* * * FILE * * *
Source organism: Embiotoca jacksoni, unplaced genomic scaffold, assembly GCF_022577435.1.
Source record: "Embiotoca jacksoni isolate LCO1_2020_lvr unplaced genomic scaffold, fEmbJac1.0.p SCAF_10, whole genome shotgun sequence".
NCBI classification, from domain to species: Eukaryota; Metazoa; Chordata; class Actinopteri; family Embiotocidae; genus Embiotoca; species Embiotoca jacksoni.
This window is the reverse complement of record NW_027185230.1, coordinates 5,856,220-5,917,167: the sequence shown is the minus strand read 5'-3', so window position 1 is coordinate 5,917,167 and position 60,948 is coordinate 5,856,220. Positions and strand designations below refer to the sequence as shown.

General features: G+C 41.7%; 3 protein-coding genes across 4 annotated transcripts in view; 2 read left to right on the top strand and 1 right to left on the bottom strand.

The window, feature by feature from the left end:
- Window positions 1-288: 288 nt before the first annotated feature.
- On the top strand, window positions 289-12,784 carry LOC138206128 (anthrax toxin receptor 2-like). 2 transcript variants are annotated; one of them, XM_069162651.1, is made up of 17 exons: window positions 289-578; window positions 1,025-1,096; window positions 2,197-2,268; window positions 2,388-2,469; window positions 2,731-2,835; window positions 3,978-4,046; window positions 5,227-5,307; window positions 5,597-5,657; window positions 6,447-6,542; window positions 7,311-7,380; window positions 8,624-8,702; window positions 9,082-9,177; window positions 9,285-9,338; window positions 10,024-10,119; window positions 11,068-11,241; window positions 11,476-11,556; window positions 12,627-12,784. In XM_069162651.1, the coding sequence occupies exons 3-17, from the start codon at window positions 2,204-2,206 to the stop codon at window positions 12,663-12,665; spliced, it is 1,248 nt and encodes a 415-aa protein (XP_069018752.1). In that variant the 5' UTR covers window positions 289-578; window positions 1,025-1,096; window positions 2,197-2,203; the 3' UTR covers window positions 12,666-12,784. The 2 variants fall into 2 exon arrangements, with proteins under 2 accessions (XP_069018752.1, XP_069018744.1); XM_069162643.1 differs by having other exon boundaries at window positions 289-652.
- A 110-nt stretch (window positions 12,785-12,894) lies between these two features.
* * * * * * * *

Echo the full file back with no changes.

Source organism: Embiotoca jacksoni, unplaced genomic scaffold, assembly GCF_022577435.1.
Source record: "Embiotoca jacksoni isolate LCO1_2020_lvr unplaced genomic scaffold, fEmbJac1.0.p SCAF_10, whole genome shotgun sequence".
NCBI classification, from domain to species: Eukaryota; Metazoa; Chordata; class Actinopteri; family Embiotocidae; genus Embiotoca; species Embiotoca jacksoni.
This window is the reverse complement of record NW_027185230.1, coordinates 5,856,220-5,917,167: the sequence shown is the minus strand read 5'-3', so window position 1 is coordinate 5,917,167 and position 60,948 is coordinate 5,856,220. Positions and strand designations below refer to the sequence as shown.

General features: G+C 41.7%; 3 protein-coding genes across 4 annotated transcripts in view; 2 read left to right on the top strand and 1 right to left on the bottom strand.

The window, feature by feature from the left end:
- Window positions 1-288: 288 nt before the first annotated feature.
- On the top strand, window positions 289-12,784 carry LOC138206128 (anthrax toxin receptor 2-like). 2 transcript variants are annotated; one of them, XM_069162651.1, is made up of 17 exons: window positions 289-578; window positions 1,025-1,096; window positions 2,197-2,268; window positions 2,388-2,469; window positions 2,731-2,835; window positions 3,978-4,046; window positions 5,227-5,307; window positions 5,597-5,657; window positions 6,447-6,542; window positions 7,311-7,380; window positions 8,624-8,702; window positions 9,082-9,177; window positions 9,285-9,338; window positions 10,024-10,119; window positions 11,068-11,241; window positions 11,476-11,556; window positions 12,627-12,784. In XM_069162651.1, the coding sequence occupies exons 3-17, from the start codon at window positions 2,204-2,206 to the stop codon at window positions 12,663-12,665; spliced, it is 1,248 nt and encodes a 415-aa protein (XP_069018752.1). In that variant the 5' UTR covers window positions 289-578; window positions 1,025-1,096; window positions 2,197-2,203; the 3' UTR covers window positions 12,666-12,784. The 2 variants fall into 2 exon arrangements, with proteins under 2 accessions (XP_069018752.1, XP_069018744.1); XM_069162643.1 differs by having other exon boundaries at window positions 289-652.
- A 110-nt stretch (window positions 12,785-12,894) lies between these two features.